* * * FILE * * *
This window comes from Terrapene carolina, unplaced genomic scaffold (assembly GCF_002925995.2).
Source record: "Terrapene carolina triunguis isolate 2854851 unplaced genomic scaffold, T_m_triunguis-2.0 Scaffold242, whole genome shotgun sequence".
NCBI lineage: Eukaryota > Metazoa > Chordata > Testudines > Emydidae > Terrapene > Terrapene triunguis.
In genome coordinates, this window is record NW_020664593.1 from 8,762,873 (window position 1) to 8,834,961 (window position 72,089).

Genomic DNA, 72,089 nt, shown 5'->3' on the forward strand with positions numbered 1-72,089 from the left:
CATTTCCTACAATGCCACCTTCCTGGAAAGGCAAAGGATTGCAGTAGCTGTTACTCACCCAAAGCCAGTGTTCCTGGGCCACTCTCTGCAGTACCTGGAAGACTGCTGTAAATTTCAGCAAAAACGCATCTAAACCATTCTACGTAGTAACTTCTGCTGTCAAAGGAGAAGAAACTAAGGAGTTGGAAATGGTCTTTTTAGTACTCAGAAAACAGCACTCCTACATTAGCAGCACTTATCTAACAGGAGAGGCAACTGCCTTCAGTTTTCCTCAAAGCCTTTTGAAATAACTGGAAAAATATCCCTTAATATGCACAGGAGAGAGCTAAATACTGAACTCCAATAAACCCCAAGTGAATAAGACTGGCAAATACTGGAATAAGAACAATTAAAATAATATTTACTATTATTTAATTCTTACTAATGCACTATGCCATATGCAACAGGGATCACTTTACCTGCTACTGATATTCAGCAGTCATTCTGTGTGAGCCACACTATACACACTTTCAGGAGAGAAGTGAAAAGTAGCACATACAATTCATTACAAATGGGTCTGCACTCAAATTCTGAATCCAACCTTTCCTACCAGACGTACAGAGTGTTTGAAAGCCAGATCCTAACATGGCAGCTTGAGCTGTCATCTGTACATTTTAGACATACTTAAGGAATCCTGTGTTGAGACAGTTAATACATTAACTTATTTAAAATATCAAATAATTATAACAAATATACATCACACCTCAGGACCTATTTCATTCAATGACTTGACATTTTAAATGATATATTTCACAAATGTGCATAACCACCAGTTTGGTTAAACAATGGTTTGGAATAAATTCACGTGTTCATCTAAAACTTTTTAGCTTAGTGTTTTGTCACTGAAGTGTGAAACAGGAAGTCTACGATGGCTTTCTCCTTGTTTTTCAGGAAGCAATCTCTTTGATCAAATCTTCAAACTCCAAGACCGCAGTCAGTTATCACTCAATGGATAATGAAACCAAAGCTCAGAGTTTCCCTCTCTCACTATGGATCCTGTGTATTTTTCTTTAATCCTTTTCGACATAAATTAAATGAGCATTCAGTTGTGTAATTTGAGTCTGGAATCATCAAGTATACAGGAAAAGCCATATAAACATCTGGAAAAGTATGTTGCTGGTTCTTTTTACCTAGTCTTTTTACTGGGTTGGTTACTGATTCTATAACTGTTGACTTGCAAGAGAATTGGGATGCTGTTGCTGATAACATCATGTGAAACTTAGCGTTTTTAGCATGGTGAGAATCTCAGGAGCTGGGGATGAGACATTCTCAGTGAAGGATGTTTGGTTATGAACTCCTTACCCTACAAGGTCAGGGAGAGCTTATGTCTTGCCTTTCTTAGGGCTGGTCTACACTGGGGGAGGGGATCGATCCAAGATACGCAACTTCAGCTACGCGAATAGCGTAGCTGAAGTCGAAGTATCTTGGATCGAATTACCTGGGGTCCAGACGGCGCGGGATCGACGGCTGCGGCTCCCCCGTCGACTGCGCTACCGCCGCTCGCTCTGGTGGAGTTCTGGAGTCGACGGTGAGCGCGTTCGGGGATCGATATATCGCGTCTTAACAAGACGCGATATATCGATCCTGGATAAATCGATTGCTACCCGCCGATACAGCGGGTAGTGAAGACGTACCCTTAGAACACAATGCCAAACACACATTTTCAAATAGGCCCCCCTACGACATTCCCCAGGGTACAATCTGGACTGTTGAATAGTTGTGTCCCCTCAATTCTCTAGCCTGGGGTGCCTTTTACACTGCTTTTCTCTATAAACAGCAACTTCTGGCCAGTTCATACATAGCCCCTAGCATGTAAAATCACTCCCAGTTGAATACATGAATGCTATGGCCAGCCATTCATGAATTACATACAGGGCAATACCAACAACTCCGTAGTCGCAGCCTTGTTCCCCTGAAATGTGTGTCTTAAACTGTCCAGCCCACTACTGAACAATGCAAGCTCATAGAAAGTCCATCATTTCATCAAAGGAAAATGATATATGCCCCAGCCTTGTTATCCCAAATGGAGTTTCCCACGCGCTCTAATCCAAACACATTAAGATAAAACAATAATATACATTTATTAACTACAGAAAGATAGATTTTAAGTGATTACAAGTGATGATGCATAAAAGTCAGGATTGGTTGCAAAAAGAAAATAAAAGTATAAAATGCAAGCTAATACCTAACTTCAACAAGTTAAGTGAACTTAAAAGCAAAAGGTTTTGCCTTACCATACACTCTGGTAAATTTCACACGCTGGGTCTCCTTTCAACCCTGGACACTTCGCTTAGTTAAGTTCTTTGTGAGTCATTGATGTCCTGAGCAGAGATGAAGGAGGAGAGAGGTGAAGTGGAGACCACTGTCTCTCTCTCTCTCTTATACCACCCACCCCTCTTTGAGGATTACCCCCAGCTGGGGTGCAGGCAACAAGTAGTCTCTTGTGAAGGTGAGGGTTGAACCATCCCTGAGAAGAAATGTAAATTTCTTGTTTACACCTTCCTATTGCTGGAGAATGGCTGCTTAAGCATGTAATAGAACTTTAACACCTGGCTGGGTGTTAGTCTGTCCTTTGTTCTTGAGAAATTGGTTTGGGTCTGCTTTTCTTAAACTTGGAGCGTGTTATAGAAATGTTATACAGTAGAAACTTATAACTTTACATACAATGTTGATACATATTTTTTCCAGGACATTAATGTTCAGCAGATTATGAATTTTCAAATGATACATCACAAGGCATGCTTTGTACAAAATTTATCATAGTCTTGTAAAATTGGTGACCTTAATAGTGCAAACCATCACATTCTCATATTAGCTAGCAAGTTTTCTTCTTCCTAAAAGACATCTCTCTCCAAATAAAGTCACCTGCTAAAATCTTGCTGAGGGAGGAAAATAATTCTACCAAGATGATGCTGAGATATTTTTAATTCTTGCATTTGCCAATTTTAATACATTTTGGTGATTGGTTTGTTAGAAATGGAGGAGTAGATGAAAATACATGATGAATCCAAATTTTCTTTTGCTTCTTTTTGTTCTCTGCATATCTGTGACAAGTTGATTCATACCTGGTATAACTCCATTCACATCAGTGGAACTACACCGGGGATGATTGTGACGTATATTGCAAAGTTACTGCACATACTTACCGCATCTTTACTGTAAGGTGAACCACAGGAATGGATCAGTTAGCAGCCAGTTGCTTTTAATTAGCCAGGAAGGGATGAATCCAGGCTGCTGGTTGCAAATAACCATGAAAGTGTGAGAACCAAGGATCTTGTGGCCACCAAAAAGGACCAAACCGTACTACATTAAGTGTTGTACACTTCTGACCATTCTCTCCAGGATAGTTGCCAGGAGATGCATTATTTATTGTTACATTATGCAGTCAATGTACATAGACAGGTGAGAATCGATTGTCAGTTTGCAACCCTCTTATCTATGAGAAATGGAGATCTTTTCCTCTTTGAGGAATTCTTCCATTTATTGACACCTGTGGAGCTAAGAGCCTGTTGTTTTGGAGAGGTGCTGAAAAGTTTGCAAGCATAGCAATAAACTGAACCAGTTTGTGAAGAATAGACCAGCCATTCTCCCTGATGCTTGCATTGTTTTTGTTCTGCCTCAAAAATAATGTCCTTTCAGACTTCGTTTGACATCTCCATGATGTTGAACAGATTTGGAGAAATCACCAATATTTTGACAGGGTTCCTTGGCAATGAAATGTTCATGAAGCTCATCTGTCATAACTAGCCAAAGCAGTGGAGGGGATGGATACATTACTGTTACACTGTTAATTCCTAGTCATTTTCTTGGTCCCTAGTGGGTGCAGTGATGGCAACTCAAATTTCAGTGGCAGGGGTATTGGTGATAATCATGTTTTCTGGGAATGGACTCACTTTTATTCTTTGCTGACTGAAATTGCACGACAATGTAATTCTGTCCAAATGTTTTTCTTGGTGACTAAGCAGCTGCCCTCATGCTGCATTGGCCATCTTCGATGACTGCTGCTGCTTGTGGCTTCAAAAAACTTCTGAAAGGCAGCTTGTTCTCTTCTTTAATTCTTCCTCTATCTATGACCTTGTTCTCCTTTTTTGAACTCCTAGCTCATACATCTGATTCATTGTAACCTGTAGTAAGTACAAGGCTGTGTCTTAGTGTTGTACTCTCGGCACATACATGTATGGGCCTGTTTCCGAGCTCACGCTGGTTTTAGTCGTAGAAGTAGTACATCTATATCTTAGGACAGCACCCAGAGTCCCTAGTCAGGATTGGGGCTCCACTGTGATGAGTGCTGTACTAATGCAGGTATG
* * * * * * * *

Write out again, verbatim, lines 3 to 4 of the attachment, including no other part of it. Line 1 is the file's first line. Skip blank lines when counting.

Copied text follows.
NCBI lineage: Eukaryota > Metazoa > Chordata > Testudines > Emydidae > Terrapene > Terrapene triunguis.
In genome coordinates, this window is record NW_020664593.1 from 8,762,873 (window position 1) to 8,834,961 (window position 72,089).